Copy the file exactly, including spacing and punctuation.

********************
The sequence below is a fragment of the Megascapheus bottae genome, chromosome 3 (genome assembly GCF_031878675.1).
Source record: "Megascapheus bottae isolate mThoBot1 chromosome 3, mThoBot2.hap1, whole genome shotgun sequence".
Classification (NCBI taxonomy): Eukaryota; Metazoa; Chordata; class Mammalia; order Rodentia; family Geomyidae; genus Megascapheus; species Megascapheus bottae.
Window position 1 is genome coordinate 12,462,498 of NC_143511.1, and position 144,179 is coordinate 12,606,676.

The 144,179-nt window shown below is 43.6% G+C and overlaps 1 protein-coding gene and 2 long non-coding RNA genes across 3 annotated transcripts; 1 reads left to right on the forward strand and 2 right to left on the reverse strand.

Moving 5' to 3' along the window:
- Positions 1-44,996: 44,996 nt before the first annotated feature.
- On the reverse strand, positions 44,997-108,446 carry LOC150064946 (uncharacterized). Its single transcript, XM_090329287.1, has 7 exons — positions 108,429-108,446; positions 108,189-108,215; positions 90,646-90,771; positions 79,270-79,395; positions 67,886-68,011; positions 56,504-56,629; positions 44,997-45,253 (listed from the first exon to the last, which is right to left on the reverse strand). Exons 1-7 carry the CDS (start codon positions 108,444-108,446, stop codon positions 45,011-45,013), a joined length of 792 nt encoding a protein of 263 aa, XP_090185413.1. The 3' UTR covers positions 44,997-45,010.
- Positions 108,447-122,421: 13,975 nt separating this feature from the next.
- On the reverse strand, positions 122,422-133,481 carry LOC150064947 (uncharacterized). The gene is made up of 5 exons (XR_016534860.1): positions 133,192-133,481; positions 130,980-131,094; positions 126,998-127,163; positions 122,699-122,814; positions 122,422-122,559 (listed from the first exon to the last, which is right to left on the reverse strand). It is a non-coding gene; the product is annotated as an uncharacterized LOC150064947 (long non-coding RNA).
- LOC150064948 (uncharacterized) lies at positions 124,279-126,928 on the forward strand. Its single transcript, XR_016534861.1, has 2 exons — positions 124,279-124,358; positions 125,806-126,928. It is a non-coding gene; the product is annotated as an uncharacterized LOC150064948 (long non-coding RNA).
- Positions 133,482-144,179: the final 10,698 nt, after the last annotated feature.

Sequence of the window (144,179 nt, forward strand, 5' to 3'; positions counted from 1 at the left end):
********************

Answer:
The sequence below is a fragment of the Megascapheus bottae genome, chromosome 3 (genome assembly GCF_031878675.1).
Source record: "Megascapheus bottae isolate mThoBot1 chromosome 3, mThoBot2.hap1, whole genome shotgun sequence".
Classification (NCBI taxonomy): Eukaryota; Metazoa; Chordata; class Mammalia; order Rodentia; family Geomyidae; genus Megascapheus; species Megascapheus bottae.
Window position 1 is genome coordinate 12,462,498 of NC_143511.1, and position 144,179 is coordinate 12,606,676.

The 144,179-nt window shown below is 43.6% G+C and overlaps 1 protein-coding gene and 2 long non-coding RNA genes across 3 annotated transcripts; 1 reads left to right on the forward strand and 2 right to left on the reverse strand.

Moving 5' to 3' along the window:
- Positions 1-44,996: 44,996 nt before the first annotated feature.
- On the reverse strand, positions 44,997-108,446 carry LOC150064946 (uncharacterized). Its single transcript, XM_090329287.1, has 7 exons — positions 108,429-108,446; positions 108,189-108,215; positions 90,646-90,771; positions 79,270-79,395; positions 67,886-68,011; positions 56,504-56,629; positions 44,997-45,253 (listed from the first exon to the last, which is right to left on the reverse strand). Exons 1-7 carry the CDS (start codon positions 108,444-108,446, stop codon positions 45,011-45,013), a joined length of 792 nt encoding a protein of 263 aa, XP_090185413.1. The 3' UTR covers positions 44,997-45,010.
- Positions 108,447-122,421: 13,975 nt separating this feature from the next.
- On the reverse strand, positions 122,422-133,481 carry LOC150064947 (uncharacterized). The gene is made up of 5 exons (XR_016534860.1): positions 133,192-133,481; positions 130,980-131,094; positions 126,998-127,163; positions 122,699-122,814; positions 122,422-122,559 (listed from the first exon to the last, which is right to left on the reverse strand). It is a non-coding gene; the product is annotated as an uncharacterized LOC150064947 (long non-coding RNA).
- LOC150064948 (uncharacterized) lies at positions 124,279-126,928 on the forward strand. Its single transcript, XR_016534861.1, has 2 exons — positions 124,279-124,358; positions 125,806-126,928. It is a non-coding gene; the product is annotated as an uncharacterized LOC150064948 (long non-coding RNA).
- Positions 133,482-144,179: the final 10,698 nt, after the last annotated feature.

Sequence of the window (144,179 nt, forward strand, 5' to 3'; positions counted from 1 at the left end):